Powers had been jolted during the explosion in such a way that if he used the ejection seat his legs would be severed. He decided to open the canopy and crawl out of the plane. He successfully made it out of the plane and deployed his parachute. Stories differ on what happened when he landed near Sverdlovsk, Soviet Union. While Powers is floating safely to earth the Russian’s are still trying to decide if they had, in fact, shot him down or not. Another missile battery had already fired three of its missiles toward where they thought the U2 was. Now the only planes in danger were the MiG’s the Su9 had already been told to return home after going through all of his fuel at full afterburners trying to intercept the U2.
One of the MiG’s was low on fuel and dove for the landing strip, but one of the missiles got to him before he could land. The Russian’s had shot down one of their own planes. The excuse for this to the higher ups in the Russian air force was that the MiG’s transponder was not working. This was a lie. The transponder was working it was just using an old code because the ground crew had not updated it. This old code made the friend and enemy and was thus shot down. This was originally brought to light later. I would like to play some of Power’s plea to the Russian Court now.
Powers was tried in Moscow and sentenced to three years in prison and seven years in a corrective labor facility. I find myself wondering which would be better a Russian prison or a quote-unquote corrective labor facility. However, before his sentence could be carried out he was exchanged for a Soviet spy, Coronal Rudolf Abel in 1962.
This is an interview with Powers when he came back.
Many people have the misimpression that CIA operatives are supposed to kill themselves if captured. According to the second article, they are to surrender and be cooperative but withhold any information about the plane.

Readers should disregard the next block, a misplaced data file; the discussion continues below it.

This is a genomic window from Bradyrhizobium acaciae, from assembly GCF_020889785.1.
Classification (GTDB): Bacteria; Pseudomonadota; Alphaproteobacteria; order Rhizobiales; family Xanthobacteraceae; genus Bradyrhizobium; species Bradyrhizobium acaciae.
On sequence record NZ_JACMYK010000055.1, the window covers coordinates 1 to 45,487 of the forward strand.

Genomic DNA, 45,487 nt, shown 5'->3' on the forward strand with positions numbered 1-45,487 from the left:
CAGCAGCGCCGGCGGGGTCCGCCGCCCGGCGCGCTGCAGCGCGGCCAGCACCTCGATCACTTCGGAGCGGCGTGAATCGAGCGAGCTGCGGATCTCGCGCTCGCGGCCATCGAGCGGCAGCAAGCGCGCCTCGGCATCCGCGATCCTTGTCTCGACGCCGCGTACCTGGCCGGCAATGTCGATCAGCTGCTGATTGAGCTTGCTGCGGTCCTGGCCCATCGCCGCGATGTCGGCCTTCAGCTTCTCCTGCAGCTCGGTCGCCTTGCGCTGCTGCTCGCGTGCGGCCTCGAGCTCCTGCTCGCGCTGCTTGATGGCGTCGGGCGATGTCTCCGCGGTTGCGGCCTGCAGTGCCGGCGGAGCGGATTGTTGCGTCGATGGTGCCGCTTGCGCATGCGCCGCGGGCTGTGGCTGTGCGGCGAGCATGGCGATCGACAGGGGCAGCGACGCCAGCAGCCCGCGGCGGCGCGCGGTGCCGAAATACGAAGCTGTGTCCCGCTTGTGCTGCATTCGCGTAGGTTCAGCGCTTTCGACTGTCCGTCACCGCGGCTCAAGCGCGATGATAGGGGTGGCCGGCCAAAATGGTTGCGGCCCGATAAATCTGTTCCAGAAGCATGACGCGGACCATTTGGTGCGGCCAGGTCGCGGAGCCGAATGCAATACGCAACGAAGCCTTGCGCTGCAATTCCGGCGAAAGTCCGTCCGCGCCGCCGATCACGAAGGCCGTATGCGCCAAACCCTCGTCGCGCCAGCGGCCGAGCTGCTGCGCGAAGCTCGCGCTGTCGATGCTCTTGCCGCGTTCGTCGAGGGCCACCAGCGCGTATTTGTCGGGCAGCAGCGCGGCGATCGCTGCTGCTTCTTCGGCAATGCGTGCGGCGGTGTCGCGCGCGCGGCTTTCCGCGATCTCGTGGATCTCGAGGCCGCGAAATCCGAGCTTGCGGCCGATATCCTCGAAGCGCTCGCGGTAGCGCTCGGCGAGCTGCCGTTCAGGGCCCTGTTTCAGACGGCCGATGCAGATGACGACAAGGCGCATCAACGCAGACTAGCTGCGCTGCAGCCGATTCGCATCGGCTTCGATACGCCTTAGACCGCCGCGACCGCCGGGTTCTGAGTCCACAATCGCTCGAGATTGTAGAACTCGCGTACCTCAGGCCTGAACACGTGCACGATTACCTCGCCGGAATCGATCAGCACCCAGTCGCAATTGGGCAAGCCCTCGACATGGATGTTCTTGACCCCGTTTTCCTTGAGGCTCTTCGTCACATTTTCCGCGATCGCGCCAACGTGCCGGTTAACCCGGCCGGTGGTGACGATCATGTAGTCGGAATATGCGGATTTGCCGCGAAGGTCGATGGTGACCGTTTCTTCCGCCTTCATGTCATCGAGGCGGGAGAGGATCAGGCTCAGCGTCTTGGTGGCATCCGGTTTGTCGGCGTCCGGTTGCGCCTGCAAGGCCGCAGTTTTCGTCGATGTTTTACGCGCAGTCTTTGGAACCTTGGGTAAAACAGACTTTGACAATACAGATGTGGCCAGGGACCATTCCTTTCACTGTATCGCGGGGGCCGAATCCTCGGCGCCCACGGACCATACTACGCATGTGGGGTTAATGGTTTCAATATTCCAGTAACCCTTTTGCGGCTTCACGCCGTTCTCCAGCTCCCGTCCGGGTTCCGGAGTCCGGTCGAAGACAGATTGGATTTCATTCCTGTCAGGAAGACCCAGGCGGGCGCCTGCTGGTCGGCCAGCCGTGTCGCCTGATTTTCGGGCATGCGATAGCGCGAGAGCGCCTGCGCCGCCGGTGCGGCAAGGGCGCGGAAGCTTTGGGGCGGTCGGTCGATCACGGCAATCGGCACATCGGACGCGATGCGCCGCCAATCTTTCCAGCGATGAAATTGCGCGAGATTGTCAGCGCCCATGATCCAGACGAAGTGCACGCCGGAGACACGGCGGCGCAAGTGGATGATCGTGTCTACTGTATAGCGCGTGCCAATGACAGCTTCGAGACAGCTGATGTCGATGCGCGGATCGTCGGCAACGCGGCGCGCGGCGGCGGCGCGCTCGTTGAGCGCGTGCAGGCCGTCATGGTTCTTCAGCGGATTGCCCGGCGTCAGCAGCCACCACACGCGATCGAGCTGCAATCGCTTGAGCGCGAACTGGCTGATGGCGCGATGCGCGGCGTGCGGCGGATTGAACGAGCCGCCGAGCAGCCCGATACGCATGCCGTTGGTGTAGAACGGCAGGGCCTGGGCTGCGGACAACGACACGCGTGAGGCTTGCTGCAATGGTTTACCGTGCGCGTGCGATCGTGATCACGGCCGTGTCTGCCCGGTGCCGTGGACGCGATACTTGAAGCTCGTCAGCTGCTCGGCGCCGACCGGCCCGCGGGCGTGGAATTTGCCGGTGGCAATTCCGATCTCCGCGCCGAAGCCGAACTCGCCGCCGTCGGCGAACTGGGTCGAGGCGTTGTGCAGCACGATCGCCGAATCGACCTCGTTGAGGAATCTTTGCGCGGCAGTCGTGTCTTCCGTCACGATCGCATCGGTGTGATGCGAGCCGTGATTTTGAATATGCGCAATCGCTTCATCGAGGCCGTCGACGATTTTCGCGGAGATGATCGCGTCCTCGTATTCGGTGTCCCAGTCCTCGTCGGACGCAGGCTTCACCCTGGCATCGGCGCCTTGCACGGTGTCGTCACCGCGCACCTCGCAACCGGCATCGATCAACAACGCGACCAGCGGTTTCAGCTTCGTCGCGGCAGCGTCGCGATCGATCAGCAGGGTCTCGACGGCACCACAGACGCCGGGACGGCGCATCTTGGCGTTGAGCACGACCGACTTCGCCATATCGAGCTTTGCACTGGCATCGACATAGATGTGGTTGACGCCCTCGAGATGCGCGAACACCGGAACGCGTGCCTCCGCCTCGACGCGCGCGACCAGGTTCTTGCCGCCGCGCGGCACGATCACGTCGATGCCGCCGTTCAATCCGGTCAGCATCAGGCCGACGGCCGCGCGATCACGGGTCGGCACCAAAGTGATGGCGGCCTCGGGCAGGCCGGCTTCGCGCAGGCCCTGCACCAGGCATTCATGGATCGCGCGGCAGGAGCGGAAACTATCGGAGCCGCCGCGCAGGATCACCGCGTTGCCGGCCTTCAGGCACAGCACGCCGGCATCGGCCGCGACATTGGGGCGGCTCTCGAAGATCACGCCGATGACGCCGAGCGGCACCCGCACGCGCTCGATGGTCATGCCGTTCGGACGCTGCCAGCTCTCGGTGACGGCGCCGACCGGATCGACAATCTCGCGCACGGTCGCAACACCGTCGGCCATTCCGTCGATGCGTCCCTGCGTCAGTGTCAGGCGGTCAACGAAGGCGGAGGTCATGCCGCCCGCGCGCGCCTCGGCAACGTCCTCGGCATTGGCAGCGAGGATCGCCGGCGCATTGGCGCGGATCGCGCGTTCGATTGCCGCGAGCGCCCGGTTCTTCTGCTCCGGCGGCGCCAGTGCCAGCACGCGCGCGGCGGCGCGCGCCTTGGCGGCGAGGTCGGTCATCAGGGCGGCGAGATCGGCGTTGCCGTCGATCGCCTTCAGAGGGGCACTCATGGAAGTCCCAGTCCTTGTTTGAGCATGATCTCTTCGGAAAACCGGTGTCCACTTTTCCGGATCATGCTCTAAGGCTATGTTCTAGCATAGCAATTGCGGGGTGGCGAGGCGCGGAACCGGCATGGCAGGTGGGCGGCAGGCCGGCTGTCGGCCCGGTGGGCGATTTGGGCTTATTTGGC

Powers received the Intelligence Star for valor, the Air Force Distinguished Flying Cross and later his family was presented with the CIA’s Director’s Medal for “extraordinary fidelity and essential service” and the POW Medal. Of course, Khrushchev now has proof that despite what they had agreed upon Eisenhower still approved flight surveillance flights over Russia. Khrushchev demanded and an apology from Eisenhower, and did not receive it. As a consequence, the Paris Summit on May 16, 1960, collapsed. The US’s explanation for the U2 being over Russia was absurd. They said it was part of a weather research project and simply got lost.
Many of the details of this flight are still a mystery. The advances in satellites have made high-altitude surveillance planes unnecessary. American Discover satellites were launched in August 1960 that was developed as part of the CORONA project.
As a final note, the Russians did have spies in the US, even before WWII. They actually penetrated the Manhattan Project (the project that was developing the atomic bomb). They escaped safely back to Russia with 10,000 pages of documents of technical material which Igor Kurchatov (head of the soviet atomic bomb effort) used to create Russia’s first atomic bomb.